“They’re going to drive narratives and one will be physicality. This one will be ‘The ‘Boks can’t move’. Somewhere in between those two narratives, there is the reality and that reality is embedded in truth.
“You know what’s the funny thing, when we put the two teams up, the South African team and the Irish team, the average weight of the Irish team were 1kg heavier than the South African side,” said Nienaber, citing the size of James Lowe on the wing.
“I don’t think that the Irish teams are any smaller than their other counterparts; it will be interesting, I don’t know. This weekend, if you take the average weight of La Rochelle and the average weight of the Leinster side it would be interesting to see, across the 23, who is heavier and not heavier.”
On figuring out the coaches’ differing responsibilities, Nienaber says:
“Just looking at it Andrew [Goodman] will run the attack and Leo will give input, and on team selection Leo [Cullen] will do that but Andrew will give input. So I think it’s pretty much the same [as the Springboks], it’s just important that everybody knows who is responsible for what.
“The players must know who is responsible for the defence’s job. So if somebody needs to get fired it’s him. The players must know because if they want clarity on something specific they must come to you and then obviously between coaches you must know because I mustn’t think that ‘Ok, Leo’s going to sort that out’ or Leo thinks I’m going to sort it out.
“Just having clarity on who [has] responsibility for what and who is going to give input on what, that we will figure out as things go along.”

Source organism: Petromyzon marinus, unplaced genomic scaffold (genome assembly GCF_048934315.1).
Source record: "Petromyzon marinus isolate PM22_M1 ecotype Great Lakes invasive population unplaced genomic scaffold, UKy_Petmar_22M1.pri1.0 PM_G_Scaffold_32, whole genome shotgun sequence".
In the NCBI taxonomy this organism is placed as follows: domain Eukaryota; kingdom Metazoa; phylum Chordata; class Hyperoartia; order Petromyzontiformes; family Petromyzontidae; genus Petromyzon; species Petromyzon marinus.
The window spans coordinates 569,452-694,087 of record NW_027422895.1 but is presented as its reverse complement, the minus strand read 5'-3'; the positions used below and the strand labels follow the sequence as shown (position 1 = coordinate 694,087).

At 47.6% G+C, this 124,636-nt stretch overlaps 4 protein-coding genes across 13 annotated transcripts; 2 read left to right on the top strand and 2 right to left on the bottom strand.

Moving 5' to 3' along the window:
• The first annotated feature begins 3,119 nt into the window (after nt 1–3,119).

On the demands of the public and the players
There were “no surprises” in coming from “an environment where 60 million people are dependent on you to perform, where the players have a high demand in your preparation and the information they get from you and how you coach them.
“When you think of this group, they’re used to Andy [Farrell] and the international environment. So that’s what I expected when I took the job, and that’s why I wanted to take the job. It’s not an international environment, but it is an environment that will be as challenging as an international environment. That’s what I expected and that’s what I’m getting.
“I don’t think mediocracy is something they will endure, so the product I have to deliver as a coach should not be mediocre. Yes, it doesn’t mean there won’t be failures, but you must be well-prepared as much as you can in the timeframe that you have available.”
On returning to the Champions Cup this weekend
“The Heineken Cup is probably the closest you will get to Test match ever. I don’t think even Super Rugby is that close to Test match rugby. So for me that’s the thing. If you ever want to know of you can make it to Test match level then the Heineken Cup is the closest thing to it.”